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Last Updated on May 7, 2015, by eNotes Editorial. Word Count: 874

Oppression and Slavery
One of Malcolm X's greatest desires was to open other African Americans' eyes to the history of black oppression and slavery in the United States and the world. The book's opening chapter immediately presents Malcolm's mother pregnant with him, struggling to save her family and home as white men threaten to harm them. By the end of the same chapter, the family's house has been burned down, and Malcolm's father has been murdered by a gang of white supremacists. Malcolm X's life has been defined by the oppression of his family and friends. His own abilities are ignored by a school counselor who dismisses young Malcolm's desire to become a lawyer or some other professional.

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As an adult member of the Nation of Islam, Malcolm X uses the violent history of slavery and oppression in the United States to shock those he tried to reach with his preaching. "I wouldn't waste any time to start opening their eyes about the devil white man,'' he remembers. "The dramatization of slavery never failed intensely to arouse Negroes hearing its horrors spelled out for the first time.’’ Even after he is expelled from the Nation of Islam, Malcolm X continues to tell the story of how poorly blacks have been treated in the United States, reminding his listeners that the poor treatment did not end when slavery was abolished. He tells fellow dinner guests in Ghana that racial violence in the United States is not unexpected, since "black men had been living packed like animals and treated like lepers.’’

Religious Conversion
Much of The Autobiography of Malcolm X is devoted to the author's conversion to Islam. Malcolm's conversion experience is classic in that he had fallen to the depths of depravity just before he embraced Islam through Elijah Muhammad and his Nation of Islam. His conversion takes place in prison, a place in which Malcolm has enough time and solitude to study and think. Malcolm leaves prison with all the fervor and energy of a new convert, impatient to spread his new awareness among his fellow blacks. To signify even further his separation from his old life, he takes a new name, Malcolm X.

Malcolm X later experiences a second conversion, to that which he calls in his book ‘‘the true Islam.’’ After his expulsion from the Nation of Islam, Malcolm X travels to Mecca on a religious pilgrimage, or hajj. On this hajj he has his second conversion after seeing the various skin colors of the Muslims around him during prayers. His political ideals change, and he decides that, while black people must work together on a global basis to change their condition, his earlier blanket condemnation of the white man was wrong. He writes a letter, in fact, to his followers back in the United States explaining that he has been ‘‘blessed by Allah with a new insight into the true religion of Islam and a better understanding of America's entire racial dilemma.’’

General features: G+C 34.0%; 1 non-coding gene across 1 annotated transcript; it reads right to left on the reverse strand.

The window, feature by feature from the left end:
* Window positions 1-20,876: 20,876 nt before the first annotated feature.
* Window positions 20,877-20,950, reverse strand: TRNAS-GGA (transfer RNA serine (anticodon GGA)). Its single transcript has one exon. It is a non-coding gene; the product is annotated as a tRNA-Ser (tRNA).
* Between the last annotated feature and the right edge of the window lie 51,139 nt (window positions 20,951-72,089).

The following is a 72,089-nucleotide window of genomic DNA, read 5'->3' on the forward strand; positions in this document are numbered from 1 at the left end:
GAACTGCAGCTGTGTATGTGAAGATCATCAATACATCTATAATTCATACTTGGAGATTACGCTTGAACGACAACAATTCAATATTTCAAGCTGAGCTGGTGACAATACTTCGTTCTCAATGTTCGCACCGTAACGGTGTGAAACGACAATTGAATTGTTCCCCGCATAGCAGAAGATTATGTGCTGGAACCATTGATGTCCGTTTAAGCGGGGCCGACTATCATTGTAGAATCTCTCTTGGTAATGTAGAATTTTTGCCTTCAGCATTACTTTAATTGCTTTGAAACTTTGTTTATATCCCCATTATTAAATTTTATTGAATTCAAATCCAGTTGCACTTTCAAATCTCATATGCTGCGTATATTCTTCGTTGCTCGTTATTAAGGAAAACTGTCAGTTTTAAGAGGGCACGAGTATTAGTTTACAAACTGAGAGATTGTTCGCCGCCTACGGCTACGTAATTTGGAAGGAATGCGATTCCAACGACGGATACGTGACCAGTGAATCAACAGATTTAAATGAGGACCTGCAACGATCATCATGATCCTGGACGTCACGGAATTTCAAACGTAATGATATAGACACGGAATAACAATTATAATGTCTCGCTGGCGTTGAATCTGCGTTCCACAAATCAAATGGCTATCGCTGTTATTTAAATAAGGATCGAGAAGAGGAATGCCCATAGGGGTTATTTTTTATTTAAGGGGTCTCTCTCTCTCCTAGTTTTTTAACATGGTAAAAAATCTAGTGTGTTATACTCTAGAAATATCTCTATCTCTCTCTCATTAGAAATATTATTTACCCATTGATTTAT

Leadership
One of the reasons for Malcolm X's split from the Nation of Islam is his disagreement with Elijah Muhammad about the style of leadership undertaken by the organization. Throughout the book, Malcolm X notes that he is a man of action. "All of my life, as you know, I had been an activist, I had been impatient,’’ he says when remembering how he almost couldn't sit still in his eagerness to bring more converts to the Nation of Islam.

Muhammad's style is less assertive. After Malcolm X assumes a more involved role within the Nation, he expresses concerns about these differences. Malcolm X recalls, "If I harbored any disappointment whatsoever, it was that privately I was convinced that our Nation of Islam could be an even greater force ... if we engaged in more action.'' Malcolm X is a more forceful leader than his mentor, able of capturing the minds and hearts of diverse crowds of people. Many believe that this prompted the jealousy that developed between the two great men's supporters, ending in Malcolm X's ejection from the Nation and, ultimately, his death.

Self-Discovery through Education
The years in prison give Malcolm X the chance to contemplate who he is as well as what he can make of himself. He is aided by a surprisingly good library in jail, of which Malcolm X takes full advantage. As well, he takes correspondence courses in a variety of subjects—even Latin! It's in prison that he also learns about the Nation of Islam and decides to change his life through Elijah Muhammad's organization.

But for Malcolm X, the learning and self-discovery does not stop once he converts to Islam and leaves prison. Almost literally, he sits at the feet of his mentor, Muhammad, and learns the critical pieces of history that will help form his theories about race relations and politics. Malcolm X fervently believes all that Muhammad tells him, which, of course, makes it just that much harder when he discovers the suspect nature of Muhammad's interpretation of history, as well as his moral failings. This sets Malcolm X up for another phase of self-discovery, in which he seems to get even closer to his true self—out on his own, ejected from the Nation of Islam.

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